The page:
How to describe Satarial? Aside from possessing a broad extreme metal tendency, this Moscow based outfit are almost impossible to pigeonhole. A rather clumsy description might be “operatic battle black metal”. It sounds implausible, but that’s kind of where the bulk of their inspiration comes from on their 2016 release ‘Blessed Brigit’. It should be a mess; it should be so confrontational that almost no-one would want to listen…but, somehow, their noisy sound collages are fascinating in their aural brutality – and after over a decade of plying their ugliness, the fact that they still sound so original and so vibrant is no mean feat.
Sometime around 2001, I found a website which claimed to be “the future of heavy metal”. In the twenty-first century, the very notion of calling metal ‘heavy’ metal was at complete odds with any kind of “future”. The website also had a logo which dripped blood. After I stopped laughing, I realised that these guys weren’t being ironic. They were still partying like it was 1982 and incapable of forward thinking. They probably loved this album by Manowar and were probably even naive enough to take it completely seriously.
As tight as they are musically, there’s no way Manowar aren’t playing their audience, with tongues firmly in-cheek. ‘The Triumph of Steel’ – their sixth studio album – was released in 1992, in the middle of a very exciting time for alternative rock and metal. With that, they were outsiders – even more so than usual. With Soundgarden and Pearl Jam appearing regularly in Kerrang!, it was hardly likely Joey DeMaio and his gang were ever likely to be cover stars, with their battle songs and grimacing rock faces.
The album was released over a decade into the band’s career, so surely by then, their testosterone driven, Thor-hammered schtick should’ve worn a little thin?
They’ve thought of that.
In a move far braver than most weaklings would even consider, the album opens with a 28 minute epic ‘Achilles, Agony and Ecstasy In Eight Parts’. It takes their fascination with mythology and gods to whole new levels of pompousness. Over the course of nearly half an hour, Manowar churn out lyrics inspired by Homer’s ‘Iliad’, where the best bits are coupled with monster-sized guitar riffs, but there’s a lot of padding. At worst, there are bits which sound like horrible musical theatre (think Jeff Wayne’s Musical Version of “Sparticus”, but even worse) and surely the four-and-a-half minute drum solo could’ve been edited out? Overall, while Manowar deserve points for pushing their brand of battle metal to new extremes, at almost half an hour, it was bound to fall on its arse somewhere. Realistically, the best parts of ‘Achilles’ could have created a career-defining, brilliant ten-minuter.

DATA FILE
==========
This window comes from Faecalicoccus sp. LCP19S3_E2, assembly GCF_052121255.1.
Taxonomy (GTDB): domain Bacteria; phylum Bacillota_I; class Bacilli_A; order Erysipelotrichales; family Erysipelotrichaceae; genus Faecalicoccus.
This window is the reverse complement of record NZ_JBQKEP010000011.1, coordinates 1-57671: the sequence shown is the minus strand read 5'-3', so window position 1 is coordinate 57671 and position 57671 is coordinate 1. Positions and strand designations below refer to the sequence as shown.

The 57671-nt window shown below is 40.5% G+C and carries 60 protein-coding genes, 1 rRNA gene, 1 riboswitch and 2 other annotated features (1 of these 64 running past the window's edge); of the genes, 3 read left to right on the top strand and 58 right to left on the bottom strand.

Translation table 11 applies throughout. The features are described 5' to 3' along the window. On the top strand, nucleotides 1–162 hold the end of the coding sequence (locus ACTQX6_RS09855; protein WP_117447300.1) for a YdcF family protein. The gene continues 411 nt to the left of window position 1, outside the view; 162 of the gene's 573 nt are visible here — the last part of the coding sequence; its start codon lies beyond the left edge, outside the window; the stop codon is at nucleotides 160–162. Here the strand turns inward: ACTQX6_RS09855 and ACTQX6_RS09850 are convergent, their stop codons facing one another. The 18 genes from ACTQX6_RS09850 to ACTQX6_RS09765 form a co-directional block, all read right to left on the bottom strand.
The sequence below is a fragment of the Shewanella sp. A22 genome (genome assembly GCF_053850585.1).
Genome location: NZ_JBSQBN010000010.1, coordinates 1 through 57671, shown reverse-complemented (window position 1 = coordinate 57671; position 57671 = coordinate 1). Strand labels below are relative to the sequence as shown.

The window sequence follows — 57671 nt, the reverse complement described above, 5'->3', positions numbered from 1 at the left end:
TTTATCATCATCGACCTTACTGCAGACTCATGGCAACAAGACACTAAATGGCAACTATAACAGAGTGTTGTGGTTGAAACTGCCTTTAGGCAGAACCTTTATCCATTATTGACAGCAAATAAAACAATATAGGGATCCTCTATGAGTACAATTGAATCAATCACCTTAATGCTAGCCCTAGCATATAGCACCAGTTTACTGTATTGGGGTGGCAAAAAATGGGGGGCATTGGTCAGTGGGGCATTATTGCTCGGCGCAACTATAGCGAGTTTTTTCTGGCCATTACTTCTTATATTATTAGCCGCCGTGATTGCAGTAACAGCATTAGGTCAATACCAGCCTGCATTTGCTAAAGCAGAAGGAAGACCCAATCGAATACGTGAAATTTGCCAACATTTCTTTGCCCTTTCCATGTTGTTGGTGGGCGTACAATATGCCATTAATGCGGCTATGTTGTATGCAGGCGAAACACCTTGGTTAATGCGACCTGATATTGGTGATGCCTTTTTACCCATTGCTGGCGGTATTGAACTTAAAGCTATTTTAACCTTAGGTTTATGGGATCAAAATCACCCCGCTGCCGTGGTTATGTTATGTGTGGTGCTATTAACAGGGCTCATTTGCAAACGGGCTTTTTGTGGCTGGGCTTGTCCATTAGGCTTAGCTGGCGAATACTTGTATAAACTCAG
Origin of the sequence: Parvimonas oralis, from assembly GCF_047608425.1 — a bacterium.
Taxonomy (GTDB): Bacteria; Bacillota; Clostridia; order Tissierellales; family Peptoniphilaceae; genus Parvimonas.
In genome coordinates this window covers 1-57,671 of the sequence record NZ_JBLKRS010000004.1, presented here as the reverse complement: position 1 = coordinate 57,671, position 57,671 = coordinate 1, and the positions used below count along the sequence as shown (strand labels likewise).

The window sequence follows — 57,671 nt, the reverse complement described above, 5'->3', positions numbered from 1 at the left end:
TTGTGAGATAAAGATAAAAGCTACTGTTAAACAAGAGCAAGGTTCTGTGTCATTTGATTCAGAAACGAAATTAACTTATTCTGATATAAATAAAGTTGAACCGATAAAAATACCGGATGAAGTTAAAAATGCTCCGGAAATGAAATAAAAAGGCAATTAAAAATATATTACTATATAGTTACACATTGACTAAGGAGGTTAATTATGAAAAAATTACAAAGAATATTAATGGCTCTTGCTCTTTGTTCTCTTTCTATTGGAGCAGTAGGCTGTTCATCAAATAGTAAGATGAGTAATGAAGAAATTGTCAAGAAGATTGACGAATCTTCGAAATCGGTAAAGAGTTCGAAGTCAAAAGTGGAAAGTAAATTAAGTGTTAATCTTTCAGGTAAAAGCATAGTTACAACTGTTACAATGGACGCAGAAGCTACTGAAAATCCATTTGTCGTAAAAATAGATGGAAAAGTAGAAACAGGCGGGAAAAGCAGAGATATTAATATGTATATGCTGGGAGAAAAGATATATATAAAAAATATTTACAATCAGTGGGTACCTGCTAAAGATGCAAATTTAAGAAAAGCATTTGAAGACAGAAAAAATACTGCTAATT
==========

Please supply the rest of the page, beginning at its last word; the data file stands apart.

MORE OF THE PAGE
The second half of the album returns to more tried and tested formulas, with Manowar tackling standard length tunes. ‘Metal Warriors’ begins with the claim that ‘Every one of us has heard the call / Brothers of True Metal, proud and standing tall’. I’m still laughing inside, whenever I think about it. Musically though, it pays homage to everything that’s decent about old-school metal, so despite being ridiculous in the extreme, that’s just enough to make it stand up. ‘Ride The Dragon’ ploughs ahead, 80s metal style, with double bass drumming (courtesy of Kenny Earl “Rhino” Edwards…not to be confused with Status Quo man, Rhino Edwards) and some flat-out hysterical lyrics: ‘Demon’s blood and dragon fire, falling on my wings / Racing to the battle in the sky / Ancient gods are calling me, I hear them when they sing / Of all the heroes who wait for me to die / Beneath the cloak of magic, I’ll meet them in the air / I am invisible, I move without a sound / They look but cannot find me, they think that I’m not there / With a spell I send them crashing to the ground’… Death to false metal, indeed!
Both ‘The Demon’s Whip’ and ‘Cherokee Horse of the Spirits’ are stomping, slower numbers – the former, rather worryingly, seems to have been recorded without any bass (maybe Joey DeMaio was off having an Ægirian sized piss) – but on the plus side, finds space enough for a belting guitar solo. By this point, though, things are in danger of flagging, with most of the material feeling like an afterthought to fill the second half of the disc.
Most of you will be approaching this album knowingly. Despite a reasonable amount of musical prowess, Manowar remain big, brash and dumb. But then, since Manowar once featured Ross “The Boss” Friedman of Detroit garage punks The Dictators, they’re almost certainly having good-natured fun at the expense of eighties style metal.
Just don’t tell those guys at that website.